Sound — 7
Ignore the line you're about to bash as a stereotype, but you can't always get what you want. It's the story behind any band that a) sees a hiatus on the horizon, drowns and then resuscitates itself with the idea of new beginning, or b) makes a subtle attempt to reincarnate their youth. But behind John Lydon's "I don't want your God damn two cents" attitude, Public Image Limited grab you by the shirt collar to make you notice the fire in their eyes. It's what makes PiL, well, PiL and it's what kicks "This Is PiL" to test their original founding of post-punk and shape it into an attention-grabbing (not seeking) record that twists through proud shouts, dub-fused disco and electric sass. Where "Deeper Water" brushes off the rust of British reggae and "Reggie Song" features Lu Edmonds contorting sounds out of his guitar to shape an avant-garde pop-punkish song, the rest of the album integrates new energy into the night terrors it intends to emit. The only problem is: this isn't the '80s. "Flowers Of Romance" and "Death Disco" aren't shrines of experimental compositions anymore, and it leaves "This Is PiL"'s focus blurred due to the slams after slams of mixed styles and genres.
Lyrics — 6
To add to their otherworldly perspective, PiL - specifically Lydon and his anti-social outbursts that make him sound like an agitated homeless man begging for change - never really blast you in the head with lyrical creativity. That's not to say Lydon still isn't a driving vocal force. His angst-flaming pipes pushed the birth of punk to its rightful seat in clubs and arenas rather being restricted to floors of pop-up spots and his unexpected ferocity is what influences drawn-up European post-punk outfits like Iceage, Lower and Holograms. But if you can't brace a bit of control of your voice, how is it feasible to listen to Lydon slam down during the band's unhinged rock pieces? It isn't, even if he punks out with aggression with exclamations like "I am no vulture, this is my culture".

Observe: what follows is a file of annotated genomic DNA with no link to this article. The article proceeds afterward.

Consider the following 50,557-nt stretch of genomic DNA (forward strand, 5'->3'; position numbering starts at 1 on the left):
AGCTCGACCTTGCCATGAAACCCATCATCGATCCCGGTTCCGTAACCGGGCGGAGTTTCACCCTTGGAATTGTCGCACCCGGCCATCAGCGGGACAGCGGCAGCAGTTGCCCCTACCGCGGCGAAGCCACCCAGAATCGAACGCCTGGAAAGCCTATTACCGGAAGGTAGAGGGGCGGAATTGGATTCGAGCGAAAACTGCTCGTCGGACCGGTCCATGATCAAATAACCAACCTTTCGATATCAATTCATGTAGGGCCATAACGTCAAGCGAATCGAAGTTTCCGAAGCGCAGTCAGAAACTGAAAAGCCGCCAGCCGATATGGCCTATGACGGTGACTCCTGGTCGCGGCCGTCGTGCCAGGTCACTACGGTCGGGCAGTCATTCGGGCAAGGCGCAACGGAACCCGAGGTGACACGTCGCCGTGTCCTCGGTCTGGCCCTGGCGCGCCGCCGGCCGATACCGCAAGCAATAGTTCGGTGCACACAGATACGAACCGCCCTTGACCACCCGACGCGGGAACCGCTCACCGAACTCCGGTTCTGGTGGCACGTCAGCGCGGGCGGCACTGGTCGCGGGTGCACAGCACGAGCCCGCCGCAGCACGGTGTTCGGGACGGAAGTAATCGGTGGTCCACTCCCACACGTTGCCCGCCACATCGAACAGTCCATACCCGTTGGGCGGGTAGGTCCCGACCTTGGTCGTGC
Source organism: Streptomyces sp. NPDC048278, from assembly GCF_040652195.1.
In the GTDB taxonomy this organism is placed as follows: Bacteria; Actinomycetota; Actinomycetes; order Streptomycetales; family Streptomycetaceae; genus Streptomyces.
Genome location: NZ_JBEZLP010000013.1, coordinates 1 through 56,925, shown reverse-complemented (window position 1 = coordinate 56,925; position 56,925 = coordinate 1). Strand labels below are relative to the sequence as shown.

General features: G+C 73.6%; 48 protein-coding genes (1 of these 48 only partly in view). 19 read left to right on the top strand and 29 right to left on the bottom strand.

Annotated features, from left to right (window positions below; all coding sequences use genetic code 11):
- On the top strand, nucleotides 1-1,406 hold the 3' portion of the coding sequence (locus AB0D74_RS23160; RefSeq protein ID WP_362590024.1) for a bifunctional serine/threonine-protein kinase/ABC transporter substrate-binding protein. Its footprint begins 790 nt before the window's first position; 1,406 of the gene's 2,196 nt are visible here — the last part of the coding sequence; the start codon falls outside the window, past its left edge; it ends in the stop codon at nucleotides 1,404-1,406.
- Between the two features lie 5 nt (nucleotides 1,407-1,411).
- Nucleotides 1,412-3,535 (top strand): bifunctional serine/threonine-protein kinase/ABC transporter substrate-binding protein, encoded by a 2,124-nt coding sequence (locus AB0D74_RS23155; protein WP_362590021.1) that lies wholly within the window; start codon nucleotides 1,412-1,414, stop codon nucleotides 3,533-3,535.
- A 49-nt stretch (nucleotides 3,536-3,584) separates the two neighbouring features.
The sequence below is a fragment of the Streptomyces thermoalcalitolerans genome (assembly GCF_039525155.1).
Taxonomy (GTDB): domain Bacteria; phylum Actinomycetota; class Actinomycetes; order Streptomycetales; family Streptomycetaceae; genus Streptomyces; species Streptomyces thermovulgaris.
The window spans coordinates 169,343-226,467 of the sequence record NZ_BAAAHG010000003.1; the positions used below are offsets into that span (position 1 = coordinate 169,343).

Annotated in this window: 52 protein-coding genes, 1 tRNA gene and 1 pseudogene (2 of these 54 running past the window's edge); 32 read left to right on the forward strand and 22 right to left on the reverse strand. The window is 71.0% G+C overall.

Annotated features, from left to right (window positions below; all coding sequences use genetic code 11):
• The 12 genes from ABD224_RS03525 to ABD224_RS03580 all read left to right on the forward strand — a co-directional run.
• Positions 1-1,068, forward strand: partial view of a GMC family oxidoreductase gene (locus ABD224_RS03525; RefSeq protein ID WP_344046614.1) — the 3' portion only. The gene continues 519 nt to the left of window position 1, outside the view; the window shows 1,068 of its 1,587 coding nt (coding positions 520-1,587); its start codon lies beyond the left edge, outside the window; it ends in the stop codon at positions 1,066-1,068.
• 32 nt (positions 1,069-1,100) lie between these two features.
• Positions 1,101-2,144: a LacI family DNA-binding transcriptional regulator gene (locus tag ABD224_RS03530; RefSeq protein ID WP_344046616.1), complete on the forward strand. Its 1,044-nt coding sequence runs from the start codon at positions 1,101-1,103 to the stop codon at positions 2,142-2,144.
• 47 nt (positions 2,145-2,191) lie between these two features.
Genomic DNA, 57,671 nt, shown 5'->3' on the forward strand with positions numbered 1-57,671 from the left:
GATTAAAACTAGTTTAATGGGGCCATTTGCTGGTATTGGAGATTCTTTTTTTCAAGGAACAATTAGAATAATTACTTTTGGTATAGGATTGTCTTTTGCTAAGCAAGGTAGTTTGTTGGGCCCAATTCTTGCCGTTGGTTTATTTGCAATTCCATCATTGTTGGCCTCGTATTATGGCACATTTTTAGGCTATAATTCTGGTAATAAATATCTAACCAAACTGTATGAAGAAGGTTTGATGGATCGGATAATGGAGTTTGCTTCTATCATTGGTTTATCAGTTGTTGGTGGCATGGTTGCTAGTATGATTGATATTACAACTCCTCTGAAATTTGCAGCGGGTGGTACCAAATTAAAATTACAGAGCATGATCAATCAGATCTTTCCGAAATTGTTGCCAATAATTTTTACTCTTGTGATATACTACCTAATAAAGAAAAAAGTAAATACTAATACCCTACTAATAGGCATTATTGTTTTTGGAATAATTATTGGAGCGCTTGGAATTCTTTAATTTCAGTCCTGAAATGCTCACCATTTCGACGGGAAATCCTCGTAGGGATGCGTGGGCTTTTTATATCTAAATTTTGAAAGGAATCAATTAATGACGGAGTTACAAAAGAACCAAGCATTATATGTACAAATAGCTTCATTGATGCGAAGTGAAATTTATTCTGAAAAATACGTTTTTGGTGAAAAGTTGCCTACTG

Overall Impression — 7
Maybe it's the past diluting the listening experience, but Public Image Limited's take in a new generation of music that's very chameleon-like feels forced. There are instrumental tendencies - guitars and drums that warp together to make listeners breathe in well-crafted innovation - but they never stagger, pop or crash and part of the reason could be due to Lydon coming off as more of a legend that should be nurturing young vocalists and not stalling you with ramblings that look better on paper. Yet for all the riff raff PiL have been through and the style-booming tempos they can still replicate, they deserve a hand rather than a boot to the back of the knee that points out them out to be old geezers rather than the legends they actually are.